story by Michele Toberer Anna Jae Griffin goes by AJae, and the Mississippi native has been a cowgirl for a lifetime, and a Southeastern Professional […]
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Meet the Member Emma Kate Hyatt
story by Michele Toberer
As a third-generation cowgirl from Bay Minette, Alabama, Emma Kate Hyatt was destined to be a rodeo athlete from the beginning. Her mom, Krystal Johnson, an LPN nurse who is now a homemaker, used to barrel race; and Emma’s grandmother, “Nana” Sandy Johnson competed in rodeo as well. Emma started out competing as a kindergartner; first barrel racing, and then adding in pole bending and goat tying. But as a 5th grader she was determined to start roping so she could compete against the boys, and she hasn’t stopped yet. “I competed in the Alabama Junior High School Rodeo Association and was the state champion breakaway roper in 2011 and 2012, as a 7th and 8th grader. Although she continued to compete in barrel racing, breakaway roping became her main focus over the years. “Breakaway roping is my favorite event and that will probably never change. I’ve picked up team roping but mostly play around with it. Having a rope in my hands suits my personality much more than turning three barrels.”
After graduating from Excel High School in Excel, Alabama in 2016, Emma Kate worked for her dad’s (Jason Hyatt) sand and gravel business, as a heavy equipment operator for a few years, and also worked at a local western store. She’s currently working as a traveling bookkeeper for a company out of Orange, Texas. “I keep up with the employees’ hours and payroll, and I like to travel so it works well for me. Often, I can hit some rodeos in the areas we are working in, so that really works out good for me too.” Emma plans to go to school to become a dental assistant, possibly furthering her education to become a dental hygienist in the future.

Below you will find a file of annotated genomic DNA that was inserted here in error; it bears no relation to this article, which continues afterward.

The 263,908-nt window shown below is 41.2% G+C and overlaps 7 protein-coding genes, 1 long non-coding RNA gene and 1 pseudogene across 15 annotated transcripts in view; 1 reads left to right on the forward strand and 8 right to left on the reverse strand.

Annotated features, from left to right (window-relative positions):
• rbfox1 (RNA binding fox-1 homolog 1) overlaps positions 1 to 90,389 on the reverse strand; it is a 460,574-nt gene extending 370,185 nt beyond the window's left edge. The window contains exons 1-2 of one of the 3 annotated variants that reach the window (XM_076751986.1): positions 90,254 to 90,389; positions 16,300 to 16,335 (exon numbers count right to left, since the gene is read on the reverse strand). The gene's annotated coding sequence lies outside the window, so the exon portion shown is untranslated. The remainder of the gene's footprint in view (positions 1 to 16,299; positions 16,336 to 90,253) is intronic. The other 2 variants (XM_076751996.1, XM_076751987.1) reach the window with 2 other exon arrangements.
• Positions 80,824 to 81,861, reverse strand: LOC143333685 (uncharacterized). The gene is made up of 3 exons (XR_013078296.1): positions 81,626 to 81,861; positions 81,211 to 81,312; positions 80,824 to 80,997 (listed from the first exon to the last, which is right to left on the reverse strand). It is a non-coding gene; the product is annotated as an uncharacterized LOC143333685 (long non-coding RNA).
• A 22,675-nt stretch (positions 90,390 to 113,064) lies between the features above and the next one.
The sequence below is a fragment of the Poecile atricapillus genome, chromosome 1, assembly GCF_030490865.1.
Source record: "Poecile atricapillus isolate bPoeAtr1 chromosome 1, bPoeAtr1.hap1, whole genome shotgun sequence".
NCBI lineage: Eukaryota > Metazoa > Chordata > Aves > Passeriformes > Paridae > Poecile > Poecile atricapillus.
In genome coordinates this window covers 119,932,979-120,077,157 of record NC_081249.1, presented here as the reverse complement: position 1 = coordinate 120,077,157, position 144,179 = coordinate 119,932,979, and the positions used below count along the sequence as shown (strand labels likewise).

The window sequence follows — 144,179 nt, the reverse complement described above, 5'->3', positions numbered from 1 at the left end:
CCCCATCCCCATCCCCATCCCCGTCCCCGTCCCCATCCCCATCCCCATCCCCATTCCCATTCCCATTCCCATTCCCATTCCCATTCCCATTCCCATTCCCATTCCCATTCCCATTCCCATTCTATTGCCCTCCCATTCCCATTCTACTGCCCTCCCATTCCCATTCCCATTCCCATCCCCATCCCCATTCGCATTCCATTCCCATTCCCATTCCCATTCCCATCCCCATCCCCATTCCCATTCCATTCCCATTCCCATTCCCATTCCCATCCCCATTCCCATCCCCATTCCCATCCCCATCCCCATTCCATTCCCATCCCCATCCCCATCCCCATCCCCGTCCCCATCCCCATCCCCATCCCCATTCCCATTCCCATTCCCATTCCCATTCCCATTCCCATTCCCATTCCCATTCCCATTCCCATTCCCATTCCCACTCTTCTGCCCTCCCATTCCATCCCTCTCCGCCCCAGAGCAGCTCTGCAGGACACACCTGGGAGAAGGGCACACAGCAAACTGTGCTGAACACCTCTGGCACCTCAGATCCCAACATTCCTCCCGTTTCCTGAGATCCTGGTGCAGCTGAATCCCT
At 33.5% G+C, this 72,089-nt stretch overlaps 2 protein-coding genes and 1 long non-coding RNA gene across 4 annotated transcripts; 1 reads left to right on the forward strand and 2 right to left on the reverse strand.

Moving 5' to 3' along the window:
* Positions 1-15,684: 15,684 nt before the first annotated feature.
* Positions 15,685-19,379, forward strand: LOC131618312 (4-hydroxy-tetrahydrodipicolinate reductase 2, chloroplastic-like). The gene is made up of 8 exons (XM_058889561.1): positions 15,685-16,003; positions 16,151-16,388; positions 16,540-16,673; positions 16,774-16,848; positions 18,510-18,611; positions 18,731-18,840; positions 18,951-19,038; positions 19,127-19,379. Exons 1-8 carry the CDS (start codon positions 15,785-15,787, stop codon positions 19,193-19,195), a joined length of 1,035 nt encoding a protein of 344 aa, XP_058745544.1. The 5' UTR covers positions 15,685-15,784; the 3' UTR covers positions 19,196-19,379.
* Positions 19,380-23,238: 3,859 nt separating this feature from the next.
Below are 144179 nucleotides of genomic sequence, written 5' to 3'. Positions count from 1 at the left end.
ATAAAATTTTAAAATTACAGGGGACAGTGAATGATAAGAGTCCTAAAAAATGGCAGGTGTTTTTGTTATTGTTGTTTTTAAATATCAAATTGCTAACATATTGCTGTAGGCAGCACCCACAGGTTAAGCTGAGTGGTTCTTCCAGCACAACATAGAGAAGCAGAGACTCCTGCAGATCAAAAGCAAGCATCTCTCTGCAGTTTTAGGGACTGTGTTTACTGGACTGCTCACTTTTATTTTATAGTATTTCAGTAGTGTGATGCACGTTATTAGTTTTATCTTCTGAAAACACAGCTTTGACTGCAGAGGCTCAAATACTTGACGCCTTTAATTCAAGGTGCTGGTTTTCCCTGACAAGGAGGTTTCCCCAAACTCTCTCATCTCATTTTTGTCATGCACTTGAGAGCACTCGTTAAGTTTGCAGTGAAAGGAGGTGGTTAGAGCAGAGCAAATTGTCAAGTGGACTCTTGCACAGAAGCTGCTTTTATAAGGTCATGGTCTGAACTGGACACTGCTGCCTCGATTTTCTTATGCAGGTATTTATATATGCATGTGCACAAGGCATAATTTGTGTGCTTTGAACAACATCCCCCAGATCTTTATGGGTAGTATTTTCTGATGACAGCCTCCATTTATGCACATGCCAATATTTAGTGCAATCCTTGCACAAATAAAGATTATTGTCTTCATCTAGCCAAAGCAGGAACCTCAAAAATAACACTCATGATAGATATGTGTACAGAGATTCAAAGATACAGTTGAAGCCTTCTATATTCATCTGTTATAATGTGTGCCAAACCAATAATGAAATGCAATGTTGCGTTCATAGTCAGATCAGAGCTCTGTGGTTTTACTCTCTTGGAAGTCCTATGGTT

“I learned about the Southeastern Professional Rodeo Association last year and have loved being a member this season. My goal was to try to make the finals this year, and right now I’m in the top 10 breakaway ropers in the SPRA, so I’m feeling good about reaching that goal.” Emma isn’t currently competing on her own horse, so she even more thankful for her success, because of good friends being so kind to let her use their horses to compete on. Emma is looking forward to continuing to rodeo in the SPRA and would especially like winning a rookie title for her first season with them.
Emma is very grateful to her family for pushing her to be the best she could be. When she started roping, they had Nicole McMillan come to their arena two to three times each week for nearly two years to make sure she had a good start. “My parents said if they were going to spend the money on rodeo, they were going to make sure I had the help I needed to be the best, and Nicole taught me everything I needed.” Emma also appreciates her brother, Jaron Hyatt, 15, sister, McKenzie Hyatt, 16, and Nana, and Papa, Fred Johnson, “They have traveled as far as New Mexico to watch me compete and are big supporters of mine for sure.”
Emma also gives credit to professional cowgirls like Jackie Crawford. “I’ve always looked up to her and she’s my main influence that showed me to never give up on anything no matter what. It’s because of her never giving up that we get to compete at the American Rodeo and so many larger stages now, and we have a chance to make it bigger in the rodeo industry than was ever possible before. Jackie worked hard and showed them what we can do, so it’s given us breakaway ropers more of a future. Some of us cowgirls don’t’ want to run three cans.”